Data Classification to Support Subject Rights Requests and Proactive Privacy Management
With modern data stores decreasing the price of storage, it’s now possible to collect more data and keep every scrap. Yet, it has become increasingly difficult to know what type of data you’re collecting and which data is subject to data privacy laws. This lack of visibility is a challenge for privacy teams struggling to manage Subject Rights Requests.
Simply put, if you can’t identify and monitor where an individual’s information resides and how it’s used, you won’t be able to produce it for a Subject Rights Request (SRR). You also won’t be able to modify it or remove it to meet SRR requirements. To locate data related to an individual making a request, you need the capacity to search files across vast repositories and group data together. That calls for data classification.
Security and IT teams may already have data classification schemes in place to rank data according to risk categories and make operations more efficient. Unfortunately, most data classification approaches don’t address the practical needs of privacy teams.
As part of our series on managing Subject Rights Requests, we’ll take a look at how data classification schemes that log and validate repositories of personal data can provide privacy teams with the granular supervision they need to do their job. With a coordinated approach, privacy, IT, and security teams can design and manage data classification processes to match privacy requirements.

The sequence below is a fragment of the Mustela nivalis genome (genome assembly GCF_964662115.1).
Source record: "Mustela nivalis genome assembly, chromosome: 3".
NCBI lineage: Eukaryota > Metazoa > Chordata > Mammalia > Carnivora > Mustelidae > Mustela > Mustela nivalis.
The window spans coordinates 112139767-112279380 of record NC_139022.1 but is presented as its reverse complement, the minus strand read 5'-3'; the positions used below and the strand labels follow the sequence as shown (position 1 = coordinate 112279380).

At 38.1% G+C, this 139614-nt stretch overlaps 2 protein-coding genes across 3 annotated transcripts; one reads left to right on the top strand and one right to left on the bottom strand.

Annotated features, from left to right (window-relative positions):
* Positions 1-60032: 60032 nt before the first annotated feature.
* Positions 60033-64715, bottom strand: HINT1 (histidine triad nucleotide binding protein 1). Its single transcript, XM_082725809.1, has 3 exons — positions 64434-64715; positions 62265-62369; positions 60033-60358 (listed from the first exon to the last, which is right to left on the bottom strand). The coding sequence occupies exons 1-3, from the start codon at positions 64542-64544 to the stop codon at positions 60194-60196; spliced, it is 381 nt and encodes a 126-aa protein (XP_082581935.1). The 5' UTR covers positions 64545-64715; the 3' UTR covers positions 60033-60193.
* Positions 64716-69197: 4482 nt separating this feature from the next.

A Coordinated Approach to Data Classification for Privacy Management
1. Classify Data to Flag Information Subject to Privacy Laws
What’s in your data stores? Did you know that 21% of files in the cloud contain sensitive data that could be regulated by privacy laws? This includes personal data, protected health information, information about minors, and other types of personally identifiable information (PII).
PII is any information about an individual that can distinguish or trace that individual’s identity. GDPR has loosened the definition of PII so that it now includes more than personal data such as name, email address, and social security number. The scope of PII has expanded to include related information that can be linked to an individual. As a result, you need to follow all of the links from personal data to additional information which could be analyzed and connected back to the source and classify that data as well. This includes information provided by supplemental data sources or observed through automation or analysis (a user went to a certain webpage, purchased a product, etc.) or inferred (such as preferences based on behavior).
Unstructured data, such as customer comments, reviews, blog posts, customer service notes, account management emails, even internal messaging, also needs to be classified as potential sources of personal information. Especially when combined with personal data, this type of unstructured information represents behavior-based insights that can become personal information.
By labeling, grouping, and classifying data, you’ll be able to identify personal data that represents the highest risk and must be handled with care to meet privacy obligations. You’ll also have more fine-grained control over access rights for personal data because you’ll know what’s inside.
2. Automate Processes to Classify High Volumes of Data
Make sure you classify data you store, as well as data you process or compute. When data lives in multiple places, it may need to be classified differently, depending on how it is used.
Automated classification and tagging solutions save time and energy to surface, categorize, and prioritize data.